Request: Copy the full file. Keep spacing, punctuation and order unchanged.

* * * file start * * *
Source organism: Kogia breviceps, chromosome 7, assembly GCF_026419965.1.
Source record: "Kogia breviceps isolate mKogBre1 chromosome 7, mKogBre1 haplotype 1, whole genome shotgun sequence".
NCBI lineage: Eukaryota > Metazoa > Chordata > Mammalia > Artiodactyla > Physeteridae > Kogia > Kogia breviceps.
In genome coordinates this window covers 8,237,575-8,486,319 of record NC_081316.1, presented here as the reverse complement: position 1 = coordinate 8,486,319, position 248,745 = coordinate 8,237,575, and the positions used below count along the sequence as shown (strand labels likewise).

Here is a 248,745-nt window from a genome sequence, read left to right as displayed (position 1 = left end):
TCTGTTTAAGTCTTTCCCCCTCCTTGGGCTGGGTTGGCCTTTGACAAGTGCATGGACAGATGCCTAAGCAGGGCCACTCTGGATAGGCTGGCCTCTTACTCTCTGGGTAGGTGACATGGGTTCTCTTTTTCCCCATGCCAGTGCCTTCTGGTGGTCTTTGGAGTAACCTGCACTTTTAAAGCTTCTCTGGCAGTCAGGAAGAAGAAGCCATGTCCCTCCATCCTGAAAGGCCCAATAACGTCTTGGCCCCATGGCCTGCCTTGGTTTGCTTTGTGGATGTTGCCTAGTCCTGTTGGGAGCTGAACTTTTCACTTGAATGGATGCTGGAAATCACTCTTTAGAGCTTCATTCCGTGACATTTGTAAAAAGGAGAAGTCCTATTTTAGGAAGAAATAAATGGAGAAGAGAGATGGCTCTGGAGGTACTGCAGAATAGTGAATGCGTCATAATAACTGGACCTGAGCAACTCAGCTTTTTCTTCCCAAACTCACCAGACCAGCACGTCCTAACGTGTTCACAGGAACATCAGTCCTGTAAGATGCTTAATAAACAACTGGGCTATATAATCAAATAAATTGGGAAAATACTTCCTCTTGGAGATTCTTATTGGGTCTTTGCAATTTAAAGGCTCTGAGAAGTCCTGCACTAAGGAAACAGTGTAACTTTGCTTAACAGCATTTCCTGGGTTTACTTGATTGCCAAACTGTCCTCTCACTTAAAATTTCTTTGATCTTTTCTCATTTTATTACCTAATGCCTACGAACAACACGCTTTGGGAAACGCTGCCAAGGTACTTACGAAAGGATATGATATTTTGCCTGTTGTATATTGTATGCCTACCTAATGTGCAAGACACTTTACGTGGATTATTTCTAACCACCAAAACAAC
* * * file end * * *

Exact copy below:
Source organism: Kogia breviceps, chromosome 7, assembly GCF_026419965.1.
Source record: "Kogia breviceps isolate mKogBre1 chromosome 7, mKogBre1 haplotype 1, whole genome shotgun sequence".
NCBI lineage: Eukaryota > Metazoa > Chordata > Mammalia > Artiodactyla > Physeteridae > Kogia > Kogia breviceps.
In genome coordinates this window covers 8,237,575-8,486,319 of record NC_081316.1, presented here as the reverse complement: position 1 = coordinate 8,486,319, position 248,745 = coordinate 8,237,575, and the positions used below count along the sequence as shown (strand labels likewise).

Here is a 248,745-nt window from a genome sequence, read left to right as displayed (position 1 = left end):
TCTGTTTAAGTCTTTCCCCCTCCTTGGGCTGGGTTGGCCTTTGACAAGTGCATGGACAGATGCCTAAGCAGGGCCACTCTGGATAGGCTGGCCTCTTACTCTCTGGGTAGGTGACATGGGTTCTCTTTTTCCCCATGCCAGTGCCTTCTGGTGGTCTTTGGAGTAACCTGCACTTTTAAAGCTTCTCTGGCAGTCAGGAAGAAGAAGCCATGTCCCTCCATCCTGAAAGGCCCAATAACGTCTTGGCCCCATGGCCTGCCTTGGTTTGCTTTGTGGATGTTGCCTAGTCCTGTTGGGAGCTGAACTTTTCACTTGAATGGATGCTGGAAATCACTCTTTAGAGCTTCATTCCGTGACATTTGTAAAAAGGAGAAGTCCTATTTTAGGAAGAAATAAATGGAGAAGAGAGATGGCTCTGGAGGTACTGCAGAATAGTGAATGCGTCATAATAACTGGACCTGAGCAACTCAGCTTTTTCTTCCCAAACTCACCAGACCAGCACGTCCTAACGTGTTCACAGGAACATCAGTCCTGTAAGATGCTTAATAAACAACTGGGCTATATAATCAAATAAATTGGGAAAATACTTCCTCTTGGAGATTCTTATTGGGTCTTTGCAATTTAAAGGCTCTGAGAAGTCCTGCACTAAGGAAACAGTGTAACTTTGCTTAACAGCATTTCCTGGGTTTACTTGATTGCCAAACTGTCCTCTCACTTAAAATTTCTTTGATCTTTTCTCATTTTATTACCTAATGCCTACGAACAACACGCTTTGGGAAACGCTGCCAAGGTACTTACGAAAGGATATGATATTTTGCCTGTTGTATATTGTATGCCTACCTAATGTGCAAGACACTTTACGTGGATTATTTCTAACCACCAAAACAAC